The White Palace
Friday, August 18, 2006; 12:56 PM
It's not just virulent Bush-haters who think the president has been acting like he's the king -- increasingly, it's also the judicial branch.
Yesterday's rebuke of the White House's assertion of nearly unlimited executive power in a time of war came from U.S. District Judge Anna Diggs Taylor, who struck down President Bush's warrantless domestic surveillance program as both illegal and unconstitutional.
That, of course, comes hard on the heels of the June 29 Supreme Court decision that struck down Bush's tribunals for terror suspects and reasserted the nation's adherence to the Geneva Conventions.
Yesterday's decision is at a much lower judicial level. The ruling is on hold for now, and the White House is adamant that it will succeed in getting it reversed.
But the idea that there is something fundamentally un-American about some of the basic underpinnings of Bush's war on terror is certainly gaining ground.
Here's the text of the ruling, which includes the following primer on the Constitution:
"Article II of the United States Constitution provides that any citizen of appropriate birth, age and residency may be elected to the Office of President of the United States and be vested with the executive power of this nation.
"The duties and powers of the Chief Executive are carefully listed, including the duty to be Commander in Chief of the Army and Navy of the United States, and the Presidential Oath of Office is set forth in the Constitution and requires him to swear or affirm that he 'will, to the best of my ability, preserve, protect and defend the Constitution of the United States.'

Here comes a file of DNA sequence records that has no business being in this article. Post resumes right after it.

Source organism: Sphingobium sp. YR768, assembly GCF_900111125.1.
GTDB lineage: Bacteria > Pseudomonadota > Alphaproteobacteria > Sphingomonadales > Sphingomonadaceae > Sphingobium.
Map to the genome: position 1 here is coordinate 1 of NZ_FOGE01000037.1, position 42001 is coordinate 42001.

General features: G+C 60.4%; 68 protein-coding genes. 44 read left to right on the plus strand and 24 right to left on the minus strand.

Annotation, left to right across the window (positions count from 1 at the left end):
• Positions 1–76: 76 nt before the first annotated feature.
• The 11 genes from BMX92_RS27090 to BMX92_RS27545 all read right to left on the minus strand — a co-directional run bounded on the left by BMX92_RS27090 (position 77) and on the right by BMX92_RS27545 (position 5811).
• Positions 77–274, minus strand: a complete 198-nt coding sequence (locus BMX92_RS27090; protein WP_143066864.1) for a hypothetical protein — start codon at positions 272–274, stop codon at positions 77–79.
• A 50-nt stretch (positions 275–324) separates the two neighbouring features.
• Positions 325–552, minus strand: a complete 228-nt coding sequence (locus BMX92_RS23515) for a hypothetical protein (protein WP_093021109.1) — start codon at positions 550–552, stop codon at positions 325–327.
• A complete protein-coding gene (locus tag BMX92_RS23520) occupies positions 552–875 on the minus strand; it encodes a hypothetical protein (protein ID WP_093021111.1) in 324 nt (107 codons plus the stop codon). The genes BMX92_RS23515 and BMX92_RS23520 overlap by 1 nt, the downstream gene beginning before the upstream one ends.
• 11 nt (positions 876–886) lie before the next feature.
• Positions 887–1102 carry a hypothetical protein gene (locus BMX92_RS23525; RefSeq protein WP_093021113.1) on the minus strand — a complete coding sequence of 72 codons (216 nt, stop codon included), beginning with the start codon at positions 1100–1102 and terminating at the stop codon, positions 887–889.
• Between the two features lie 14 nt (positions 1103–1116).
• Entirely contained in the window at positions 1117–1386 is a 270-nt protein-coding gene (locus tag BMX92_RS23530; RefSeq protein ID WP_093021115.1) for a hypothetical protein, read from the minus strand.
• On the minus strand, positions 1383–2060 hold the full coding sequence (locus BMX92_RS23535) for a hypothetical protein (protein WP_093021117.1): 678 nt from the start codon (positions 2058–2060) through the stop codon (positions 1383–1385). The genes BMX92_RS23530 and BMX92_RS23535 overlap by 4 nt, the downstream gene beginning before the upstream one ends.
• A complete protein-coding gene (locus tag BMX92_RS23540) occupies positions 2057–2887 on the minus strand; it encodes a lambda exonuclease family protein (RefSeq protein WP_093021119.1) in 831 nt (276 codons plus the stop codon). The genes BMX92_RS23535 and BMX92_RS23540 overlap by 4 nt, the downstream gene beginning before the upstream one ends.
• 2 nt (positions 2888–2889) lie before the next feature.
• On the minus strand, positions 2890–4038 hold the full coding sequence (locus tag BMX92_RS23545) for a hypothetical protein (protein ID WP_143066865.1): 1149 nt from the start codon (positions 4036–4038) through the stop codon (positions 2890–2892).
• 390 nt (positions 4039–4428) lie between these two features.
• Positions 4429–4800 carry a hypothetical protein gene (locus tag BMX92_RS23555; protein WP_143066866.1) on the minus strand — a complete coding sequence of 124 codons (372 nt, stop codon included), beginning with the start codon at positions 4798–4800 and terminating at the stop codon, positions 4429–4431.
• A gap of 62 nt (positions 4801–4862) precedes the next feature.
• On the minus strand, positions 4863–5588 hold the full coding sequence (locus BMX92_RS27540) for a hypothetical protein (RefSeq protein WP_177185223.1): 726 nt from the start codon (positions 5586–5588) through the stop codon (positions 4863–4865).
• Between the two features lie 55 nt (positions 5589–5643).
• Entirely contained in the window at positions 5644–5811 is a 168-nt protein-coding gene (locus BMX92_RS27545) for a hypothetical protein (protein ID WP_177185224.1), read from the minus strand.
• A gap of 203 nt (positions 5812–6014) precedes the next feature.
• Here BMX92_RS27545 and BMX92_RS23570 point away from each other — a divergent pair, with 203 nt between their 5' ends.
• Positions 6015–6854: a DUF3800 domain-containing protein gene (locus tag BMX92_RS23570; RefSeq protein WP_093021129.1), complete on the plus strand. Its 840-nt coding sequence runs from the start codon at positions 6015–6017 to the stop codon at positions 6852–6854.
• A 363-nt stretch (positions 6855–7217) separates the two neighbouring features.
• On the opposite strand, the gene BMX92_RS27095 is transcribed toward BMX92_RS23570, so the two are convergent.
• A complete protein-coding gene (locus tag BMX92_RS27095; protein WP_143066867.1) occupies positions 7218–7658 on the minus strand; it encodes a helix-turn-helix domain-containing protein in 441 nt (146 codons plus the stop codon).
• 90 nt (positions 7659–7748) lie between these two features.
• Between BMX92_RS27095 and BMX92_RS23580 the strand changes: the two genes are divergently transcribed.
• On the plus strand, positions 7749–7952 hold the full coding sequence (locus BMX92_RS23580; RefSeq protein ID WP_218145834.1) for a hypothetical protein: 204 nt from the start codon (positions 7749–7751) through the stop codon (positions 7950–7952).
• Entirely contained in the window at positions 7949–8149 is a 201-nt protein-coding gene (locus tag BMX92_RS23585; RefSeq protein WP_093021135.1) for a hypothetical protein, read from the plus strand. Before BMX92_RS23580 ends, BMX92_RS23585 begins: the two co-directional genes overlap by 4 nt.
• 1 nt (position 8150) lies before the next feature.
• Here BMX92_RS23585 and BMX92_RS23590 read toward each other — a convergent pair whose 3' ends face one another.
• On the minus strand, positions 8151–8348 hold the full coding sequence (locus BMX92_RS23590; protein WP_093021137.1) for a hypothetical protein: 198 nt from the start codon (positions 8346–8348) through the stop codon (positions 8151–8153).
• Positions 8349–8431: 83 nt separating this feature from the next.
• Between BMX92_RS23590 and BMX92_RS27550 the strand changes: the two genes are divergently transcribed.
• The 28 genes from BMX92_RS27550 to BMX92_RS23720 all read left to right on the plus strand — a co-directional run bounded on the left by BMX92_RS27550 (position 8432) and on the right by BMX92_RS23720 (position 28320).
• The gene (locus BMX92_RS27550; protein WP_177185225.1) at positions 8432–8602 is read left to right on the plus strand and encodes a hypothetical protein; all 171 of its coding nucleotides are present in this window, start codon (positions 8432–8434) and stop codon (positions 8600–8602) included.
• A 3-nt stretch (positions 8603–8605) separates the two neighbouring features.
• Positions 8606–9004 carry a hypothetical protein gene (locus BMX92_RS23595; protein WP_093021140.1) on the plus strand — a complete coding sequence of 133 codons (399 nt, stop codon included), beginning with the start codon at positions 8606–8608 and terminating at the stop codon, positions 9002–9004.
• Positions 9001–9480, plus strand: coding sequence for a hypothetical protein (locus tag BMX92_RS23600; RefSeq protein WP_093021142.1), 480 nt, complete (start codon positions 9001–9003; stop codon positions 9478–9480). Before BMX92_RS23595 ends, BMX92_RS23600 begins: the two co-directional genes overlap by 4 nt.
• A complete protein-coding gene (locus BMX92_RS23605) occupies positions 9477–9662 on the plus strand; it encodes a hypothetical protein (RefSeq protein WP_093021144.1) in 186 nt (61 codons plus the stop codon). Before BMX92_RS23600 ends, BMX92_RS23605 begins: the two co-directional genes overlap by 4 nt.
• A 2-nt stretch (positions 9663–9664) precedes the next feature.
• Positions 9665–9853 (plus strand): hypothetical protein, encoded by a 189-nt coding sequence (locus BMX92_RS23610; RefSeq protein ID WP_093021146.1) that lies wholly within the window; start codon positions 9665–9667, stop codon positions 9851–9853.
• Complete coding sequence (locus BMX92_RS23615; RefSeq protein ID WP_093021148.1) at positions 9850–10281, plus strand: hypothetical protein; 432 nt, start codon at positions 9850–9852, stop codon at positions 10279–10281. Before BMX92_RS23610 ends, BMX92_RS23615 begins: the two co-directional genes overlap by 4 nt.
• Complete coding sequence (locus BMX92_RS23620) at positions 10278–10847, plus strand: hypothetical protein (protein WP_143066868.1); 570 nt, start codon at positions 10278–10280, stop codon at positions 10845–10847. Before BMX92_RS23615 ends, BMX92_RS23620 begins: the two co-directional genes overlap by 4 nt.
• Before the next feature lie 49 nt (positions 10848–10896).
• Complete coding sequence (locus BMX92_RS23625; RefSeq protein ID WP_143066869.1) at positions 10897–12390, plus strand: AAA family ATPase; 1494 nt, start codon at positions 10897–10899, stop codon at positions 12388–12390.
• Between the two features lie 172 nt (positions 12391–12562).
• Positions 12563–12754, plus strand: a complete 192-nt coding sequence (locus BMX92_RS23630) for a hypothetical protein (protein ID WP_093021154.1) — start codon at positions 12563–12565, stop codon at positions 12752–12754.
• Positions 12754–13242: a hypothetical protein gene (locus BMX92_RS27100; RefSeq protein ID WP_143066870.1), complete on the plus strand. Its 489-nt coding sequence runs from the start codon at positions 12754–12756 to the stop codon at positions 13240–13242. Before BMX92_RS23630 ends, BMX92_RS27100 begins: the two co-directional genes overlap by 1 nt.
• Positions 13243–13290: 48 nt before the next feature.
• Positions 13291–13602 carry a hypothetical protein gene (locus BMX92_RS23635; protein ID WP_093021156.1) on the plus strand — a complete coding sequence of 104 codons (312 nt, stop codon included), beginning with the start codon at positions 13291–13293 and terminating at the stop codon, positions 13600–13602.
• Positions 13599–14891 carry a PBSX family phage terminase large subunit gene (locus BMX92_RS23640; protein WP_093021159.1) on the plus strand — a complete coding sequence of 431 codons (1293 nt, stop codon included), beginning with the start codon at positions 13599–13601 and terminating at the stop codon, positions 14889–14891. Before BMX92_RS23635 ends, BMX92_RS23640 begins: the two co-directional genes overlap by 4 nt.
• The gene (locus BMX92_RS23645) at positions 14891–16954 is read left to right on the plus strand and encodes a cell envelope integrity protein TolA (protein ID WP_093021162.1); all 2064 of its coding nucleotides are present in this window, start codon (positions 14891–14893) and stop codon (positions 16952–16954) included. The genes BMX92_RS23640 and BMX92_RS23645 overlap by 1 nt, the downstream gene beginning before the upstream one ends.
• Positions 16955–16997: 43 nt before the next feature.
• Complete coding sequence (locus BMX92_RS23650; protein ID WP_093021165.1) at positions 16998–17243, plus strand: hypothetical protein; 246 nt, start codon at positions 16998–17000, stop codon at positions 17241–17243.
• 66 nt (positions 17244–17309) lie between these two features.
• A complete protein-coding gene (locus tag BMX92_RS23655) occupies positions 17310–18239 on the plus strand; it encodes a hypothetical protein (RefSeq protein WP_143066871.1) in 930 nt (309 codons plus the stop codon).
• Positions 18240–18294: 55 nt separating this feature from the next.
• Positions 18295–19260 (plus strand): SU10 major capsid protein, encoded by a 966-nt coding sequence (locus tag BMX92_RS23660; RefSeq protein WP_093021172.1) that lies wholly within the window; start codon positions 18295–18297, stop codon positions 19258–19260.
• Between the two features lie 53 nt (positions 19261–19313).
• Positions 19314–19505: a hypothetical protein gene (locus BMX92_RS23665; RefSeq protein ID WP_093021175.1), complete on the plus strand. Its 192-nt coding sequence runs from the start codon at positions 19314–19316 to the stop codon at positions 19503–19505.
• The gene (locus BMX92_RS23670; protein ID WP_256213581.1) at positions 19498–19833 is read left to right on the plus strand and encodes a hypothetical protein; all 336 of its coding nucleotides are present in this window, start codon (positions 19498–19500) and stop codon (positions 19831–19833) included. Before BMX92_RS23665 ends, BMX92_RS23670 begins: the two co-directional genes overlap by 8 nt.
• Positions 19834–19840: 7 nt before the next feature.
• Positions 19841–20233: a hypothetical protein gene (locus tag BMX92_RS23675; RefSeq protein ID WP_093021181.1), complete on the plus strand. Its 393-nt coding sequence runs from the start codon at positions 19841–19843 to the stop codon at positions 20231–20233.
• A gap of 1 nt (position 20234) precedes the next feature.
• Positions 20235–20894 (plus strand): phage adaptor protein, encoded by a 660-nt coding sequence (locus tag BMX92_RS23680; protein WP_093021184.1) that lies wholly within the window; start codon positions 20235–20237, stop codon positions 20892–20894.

"The Government appears to argue here that, pursuant to the penumbra of Constitutional language in Article II, and particularly because the President is designated Commander in Chief of the Army and Navy, he has been granted the inherent power to violate not only the laws of the Congress but the First and Fourth Amendments of the Constitution, itself.
"We must first note that the Office of the Chief Executive has itself been created, with its powers, by the Constitution. There are no hereditary Kings in America and no powers not created by the Constitution. So all 'inherent powers' must derive from that Constitution."
Asked to respond to the suggestion that he had ignored constitutional limits on his executive power, Bush had this to say from Camp David this morning: "Those who herald this decision simply do not understand the nature of the world in which we live."
The official White House response yesterday was blistering: "Last week America and the world received a stark reminder that terrorists are still plotting to attack our country and kill innocent people. Today a federal judge in Michigan has ruled that the Terrorist Surveillance Program ordered by the President to detect and prevent terrorist attacks against the American people is unconstitutional and otherwise illegal. We couldn't disagree more with this ruling. . . .